It's Feria time again and I thought I would link to last year's post in which I outlined a way of encouraging (very) young learners to talk about the fair.
    At the Fair by Dominic on Flickr

     When creating my own lesson ideas for young children I always try to provide a variety of activities that include movement and drawing or colouring, in order to change the dynamics - after a noisy game that includes running around, an arts and craft activity can be ideal in order to lower excitement levels and successfully sustain a quiet period during the lesson. I also try to make the lesson multi-sensory, which means using senses other than sight and hearing (which are the predominant senses used in an English lesson), such as touch and smell. This may mean bringing in real or toy objects for the children to handle.

    In the lesson above, I used pictures to present the vocabulary, but another option would be to play recordings of the sounds as well. There could be a horse trotting or galloping, fireworks going off, "sevillanas" music, the sound of a rollercoaster, the siren of the dodgems etc. Using the sense of smell can be more difficult to organise, but you could try to bring in some typical foods of the fair, such as candy floss, caramelised nuts. Taste would be a better option maybe - you could have a blindfolded tasting session of toffee apples, candy floss, lollypops, crisps or whatever else is typical. Try not to give them too much sugar though!

    With young children I always try to tap into their imaginations, as they have not yet begun to doubt their own creativity. Children left alone will naturally start to play and imitate situations they have seen in real life or on TV. All little girls have played "house" and all boys "cops and robbers" or "cowboys and indians" and we have all pretended to be superheroes like Batman or Superman. Children know that these games are not real, but this doesn't stop them from having fun - in fact, it is much more fun to be a superhero than a 6 year-old boy!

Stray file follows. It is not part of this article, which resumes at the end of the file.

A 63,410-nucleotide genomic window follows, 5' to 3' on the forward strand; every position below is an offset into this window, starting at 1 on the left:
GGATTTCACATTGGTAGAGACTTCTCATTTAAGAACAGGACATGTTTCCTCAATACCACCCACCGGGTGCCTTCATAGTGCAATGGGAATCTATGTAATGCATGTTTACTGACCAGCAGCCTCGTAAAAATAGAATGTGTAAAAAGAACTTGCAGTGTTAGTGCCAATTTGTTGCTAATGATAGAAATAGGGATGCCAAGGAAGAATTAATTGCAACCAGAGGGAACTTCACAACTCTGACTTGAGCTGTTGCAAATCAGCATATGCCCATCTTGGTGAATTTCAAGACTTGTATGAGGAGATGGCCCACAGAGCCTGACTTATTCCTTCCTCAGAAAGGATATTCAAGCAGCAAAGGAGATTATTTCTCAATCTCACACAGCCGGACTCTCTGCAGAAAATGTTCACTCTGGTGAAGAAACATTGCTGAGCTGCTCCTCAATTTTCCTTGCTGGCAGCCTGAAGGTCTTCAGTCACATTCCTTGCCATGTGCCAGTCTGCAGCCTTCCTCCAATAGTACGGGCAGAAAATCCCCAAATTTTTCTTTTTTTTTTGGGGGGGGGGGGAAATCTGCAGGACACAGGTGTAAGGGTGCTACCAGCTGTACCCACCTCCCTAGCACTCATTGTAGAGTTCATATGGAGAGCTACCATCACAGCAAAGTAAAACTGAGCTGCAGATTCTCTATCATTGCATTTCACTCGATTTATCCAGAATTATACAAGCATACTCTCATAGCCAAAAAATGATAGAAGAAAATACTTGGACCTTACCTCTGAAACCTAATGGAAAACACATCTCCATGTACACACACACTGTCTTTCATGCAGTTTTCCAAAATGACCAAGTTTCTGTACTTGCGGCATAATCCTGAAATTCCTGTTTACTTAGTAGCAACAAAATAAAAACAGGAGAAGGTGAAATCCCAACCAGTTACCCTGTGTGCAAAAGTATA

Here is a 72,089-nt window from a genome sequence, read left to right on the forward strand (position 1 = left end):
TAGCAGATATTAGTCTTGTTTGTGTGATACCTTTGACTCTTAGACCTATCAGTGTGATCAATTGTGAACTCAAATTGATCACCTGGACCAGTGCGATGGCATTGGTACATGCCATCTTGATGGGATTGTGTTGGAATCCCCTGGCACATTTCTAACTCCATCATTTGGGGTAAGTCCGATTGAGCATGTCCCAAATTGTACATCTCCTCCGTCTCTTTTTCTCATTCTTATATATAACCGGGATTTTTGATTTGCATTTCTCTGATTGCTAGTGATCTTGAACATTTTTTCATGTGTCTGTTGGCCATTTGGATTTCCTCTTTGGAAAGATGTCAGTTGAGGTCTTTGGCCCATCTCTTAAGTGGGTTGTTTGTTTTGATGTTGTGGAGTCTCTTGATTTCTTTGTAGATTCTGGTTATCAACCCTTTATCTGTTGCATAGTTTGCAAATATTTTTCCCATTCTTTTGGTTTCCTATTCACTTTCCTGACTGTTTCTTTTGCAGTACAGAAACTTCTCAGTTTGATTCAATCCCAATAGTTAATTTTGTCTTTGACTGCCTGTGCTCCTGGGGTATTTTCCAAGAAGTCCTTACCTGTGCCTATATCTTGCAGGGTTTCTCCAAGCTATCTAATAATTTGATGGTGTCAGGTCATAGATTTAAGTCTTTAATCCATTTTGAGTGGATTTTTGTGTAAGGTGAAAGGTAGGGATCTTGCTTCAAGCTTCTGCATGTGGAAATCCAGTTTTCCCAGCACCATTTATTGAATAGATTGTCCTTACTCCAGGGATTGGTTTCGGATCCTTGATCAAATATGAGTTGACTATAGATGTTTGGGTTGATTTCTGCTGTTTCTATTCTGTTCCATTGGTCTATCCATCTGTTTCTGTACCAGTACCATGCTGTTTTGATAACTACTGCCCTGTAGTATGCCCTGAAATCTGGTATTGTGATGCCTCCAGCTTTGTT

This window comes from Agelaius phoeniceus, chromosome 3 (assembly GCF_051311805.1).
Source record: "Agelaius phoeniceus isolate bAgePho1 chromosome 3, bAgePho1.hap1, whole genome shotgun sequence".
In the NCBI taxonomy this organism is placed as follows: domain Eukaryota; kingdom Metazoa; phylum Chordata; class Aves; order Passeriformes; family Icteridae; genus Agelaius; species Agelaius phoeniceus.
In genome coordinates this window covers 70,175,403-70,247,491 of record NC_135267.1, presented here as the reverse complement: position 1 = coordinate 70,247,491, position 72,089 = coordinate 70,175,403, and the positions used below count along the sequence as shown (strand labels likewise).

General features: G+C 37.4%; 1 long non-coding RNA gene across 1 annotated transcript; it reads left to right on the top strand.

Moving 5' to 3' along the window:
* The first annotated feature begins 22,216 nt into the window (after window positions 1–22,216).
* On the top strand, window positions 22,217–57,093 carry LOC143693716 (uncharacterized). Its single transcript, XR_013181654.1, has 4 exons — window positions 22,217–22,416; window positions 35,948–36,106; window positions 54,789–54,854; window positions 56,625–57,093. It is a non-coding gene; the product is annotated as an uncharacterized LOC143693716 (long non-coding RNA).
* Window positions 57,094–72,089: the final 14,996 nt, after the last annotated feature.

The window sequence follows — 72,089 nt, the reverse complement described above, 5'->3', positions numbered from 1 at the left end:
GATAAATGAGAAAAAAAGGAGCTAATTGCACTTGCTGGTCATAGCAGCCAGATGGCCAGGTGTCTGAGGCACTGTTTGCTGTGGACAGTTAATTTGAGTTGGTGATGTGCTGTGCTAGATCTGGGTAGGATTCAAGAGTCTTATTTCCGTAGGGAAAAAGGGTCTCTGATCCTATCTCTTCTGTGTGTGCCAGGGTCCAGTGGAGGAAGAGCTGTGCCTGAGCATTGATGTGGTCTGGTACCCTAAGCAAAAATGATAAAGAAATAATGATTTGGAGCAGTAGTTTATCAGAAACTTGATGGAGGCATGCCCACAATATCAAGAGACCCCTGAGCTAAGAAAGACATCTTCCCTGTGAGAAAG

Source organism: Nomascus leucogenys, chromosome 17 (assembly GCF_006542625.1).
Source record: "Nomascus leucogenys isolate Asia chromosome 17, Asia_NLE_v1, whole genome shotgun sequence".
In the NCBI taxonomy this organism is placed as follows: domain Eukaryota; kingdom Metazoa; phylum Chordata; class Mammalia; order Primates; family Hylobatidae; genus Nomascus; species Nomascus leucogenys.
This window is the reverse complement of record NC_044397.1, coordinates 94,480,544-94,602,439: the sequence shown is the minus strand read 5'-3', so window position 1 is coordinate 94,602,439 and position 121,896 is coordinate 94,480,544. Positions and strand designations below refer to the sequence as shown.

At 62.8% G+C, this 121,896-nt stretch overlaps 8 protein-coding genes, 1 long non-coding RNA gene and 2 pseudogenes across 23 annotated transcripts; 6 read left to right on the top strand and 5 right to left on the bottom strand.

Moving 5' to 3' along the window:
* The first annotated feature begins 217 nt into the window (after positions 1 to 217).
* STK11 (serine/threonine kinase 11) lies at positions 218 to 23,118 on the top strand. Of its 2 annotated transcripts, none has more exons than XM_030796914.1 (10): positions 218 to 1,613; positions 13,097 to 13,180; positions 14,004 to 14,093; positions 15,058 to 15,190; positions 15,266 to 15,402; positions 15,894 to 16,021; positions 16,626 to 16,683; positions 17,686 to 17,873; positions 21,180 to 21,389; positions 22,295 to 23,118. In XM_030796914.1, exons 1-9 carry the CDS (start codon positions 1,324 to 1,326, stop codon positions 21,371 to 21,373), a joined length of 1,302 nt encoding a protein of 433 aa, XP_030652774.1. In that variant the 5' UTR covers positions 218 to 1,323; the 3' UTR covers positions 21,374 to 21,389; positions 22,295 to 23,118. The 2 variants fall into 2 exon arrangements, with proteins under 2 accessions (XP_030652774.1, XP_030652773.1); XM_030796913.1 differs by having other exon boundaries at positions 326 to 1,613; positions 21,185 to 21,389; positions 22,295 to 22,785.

I really believe we should be taking advantage of this in the classroom. Too much lesson time is spent on drilling with flashcards or large pictures - I'm not saying this is bad, but the same language can be "presented" and practised in a much more fun way. Instead of having the children sitting at their desks pointing to flashcards around the room, take them on a pretend bus to wherever you want to take them (with animals you can go to the zoo or the jungle), in this case to the fair. Put them in a line holding hands in twos, just like on a real school trip, and point things out to them. I usually have the pictures of the vocabulary placed around the classroom and I point to them, saying "Ooh look! There's the big wheel! Can you see it? It's very big! Shall we go on it?" In this way the children are being exposed to a lot more language than if you just say "big wheel" and they point to or touch the flashcard. You can involve the children even more by asking them where they want to go next. All this makes it more special - the children can really imagine being at the fair!

    I have done similar "physical" visualisations with the topics Autumn, Winter and Spring, as well as Animals. We pretend to do lots of the activities we associate with those seasons, such as making snowmen or jumping in puddles. The children have lots of fun and just as importantly, all the children have the opportunity learn, whether they remember more things they have done, heard, drawn or written. In short, this kind of lesson is VAK because it includes activities that activate the different senses and therefore encourages learning from all types of learner.